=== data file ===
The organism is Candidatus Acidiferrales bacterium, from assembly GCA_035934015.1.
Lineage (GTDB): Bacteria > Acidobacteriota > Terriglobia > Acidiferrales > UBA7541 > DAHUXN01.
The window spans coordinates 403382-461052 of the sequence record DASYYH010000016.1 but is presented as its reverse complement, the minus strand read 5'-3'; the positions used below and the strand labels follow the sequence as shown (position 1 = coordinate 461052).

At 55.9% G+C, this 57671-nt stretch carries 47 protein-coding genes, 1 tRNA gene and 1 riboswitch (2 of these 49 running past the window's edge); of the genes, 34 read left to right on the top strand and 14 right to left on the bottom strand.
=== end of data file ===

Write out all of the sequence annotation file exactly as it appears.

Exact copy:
The organism is Candidatus Acidiferrales bacterium, from assembly GCA_035934015.1.
Lineage (GTDB): Bacteria > Acidobacteriota > Terriglobia > Acidiferrales > UBA7541 > DAHUXN01.
The window spans coordinates 403382-461052 of the sequence record DASYYH010000016.1 but is presented as its reverse complement, the minus strand read 5'-3'; the positions used below and the strand labels follow the sequence as shown (position 1 = coordinate 461052).

At 55.9% G+C, this 57671-nt stretch carries 47 protein-coding genes, 1 tRNA gene and 1 riboswitch (2 of these 49 running past the window's edge); of the genes, 34 read left to right on the top strand and 14 right to left on the bottom strand.